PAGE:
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Xeriscape gardening focuses on native landscaping and water-saving gardening techniques. Xeriscape gardening cuts down on water usage through lawn reduction and native plantings, which are drought tolerant and require less irrigation. Traditional lawn grass is often replaced with more drought-tolerant grasses, like buffalo or zoysia grass. Lawns may also be replaced with low-maintenance ground covers or transformed into shrub borders and native planting beds. In some cases, patios, decks, or walkways are increased in an effort to conserve water.
One of the most important elements of xeriscape gardening is its design. Since water conservation is the goal in xeriscapes, special consideration should be given to difficult areas, such as slopes, which do not hold water well. Soil is another important factor to consider. Various types of soil respond to and retain water differently. Therefore, it can be especially helpful to amend the soil with compost. Compost-enriched soil retains water better and drains easier. It also provides additional nutrients for more vigorous plant growth. Healthier plants are more likely to withstand drought, pests, and disease.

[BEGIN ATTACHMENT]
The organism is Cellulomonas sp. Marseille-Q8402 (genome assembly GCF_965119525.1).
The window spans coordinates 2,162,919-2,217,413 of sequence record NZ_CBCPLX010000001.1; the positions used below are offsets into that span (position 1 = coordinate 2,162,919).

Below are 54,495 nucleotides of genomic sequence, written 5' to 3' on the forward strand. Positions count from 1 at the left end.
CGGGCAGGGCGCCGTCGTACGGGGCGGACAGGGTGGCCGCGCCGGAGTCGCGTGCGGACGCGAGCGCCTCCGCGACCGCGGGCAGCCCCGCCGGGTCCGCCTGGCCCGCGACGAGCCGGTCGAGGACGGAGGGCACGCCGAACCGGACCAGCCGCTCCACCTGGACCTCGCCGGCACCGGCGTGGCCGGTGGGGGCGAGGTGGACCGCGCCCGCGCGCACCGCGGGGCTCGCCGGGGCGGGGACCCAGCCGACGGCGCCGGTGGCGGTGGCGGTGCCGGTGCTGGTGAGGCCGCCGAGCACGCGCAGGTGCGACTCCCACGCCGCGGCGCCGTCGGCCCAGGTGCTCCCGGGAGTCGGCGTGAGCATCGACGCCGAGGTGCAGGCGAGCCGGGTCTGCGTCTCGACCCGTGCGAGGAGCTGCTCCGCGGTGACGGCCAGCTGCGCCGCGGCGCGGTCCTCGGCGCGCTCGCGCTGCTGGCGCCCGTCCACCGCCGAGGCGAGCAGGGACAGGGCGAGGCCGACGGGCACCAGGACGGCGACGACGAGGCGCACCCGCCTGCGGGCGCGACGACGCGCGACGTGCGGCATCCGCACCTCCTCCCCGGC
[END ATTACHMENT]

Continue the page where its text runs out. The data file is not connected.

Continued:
Xeriscape plants should be water efficient as well. Therefore, they should be chosen carefully. While native wildflowers, shrubs, and trees are recommended in xeriscape gardening, there are many drought-tolerant plants that can be incorporated into their design as well. However, these plants should always be suitable and well adapted to the particular area, including climate and site conditions. Grouping plants with those that share the same or similar growing needs and water requirements should be practiced as well. For example, placing moisture-loving plants together in one area of the landscape is preferable, especially in low-lying areas that retain water more easily. Drought-tolerant plants, however, should be grouped in dry, sunny areas or along slopes when xeriscape gardening.
Irrigation is another important aspect of xeriscape gardening. One of the most effective watering techniques for xeriscape gardening is drip irrigation or soaker hoses. This method allows water to slowly soak into the ground rather than simply running off as with overhead watering. Drip irrigation makes it easier for plant roots to absorb water, as it penetrates deeper; thus, the need for watering is cut in half. In addition to watering wisely, xeriscape gardening includes the use of mulch for water conservation. Mulch not only reduces weed growth but also retains moisture and cuts down on runoff in times of excessive or torrential rains. Xeriscape gardens are an excellent choice for water conservation.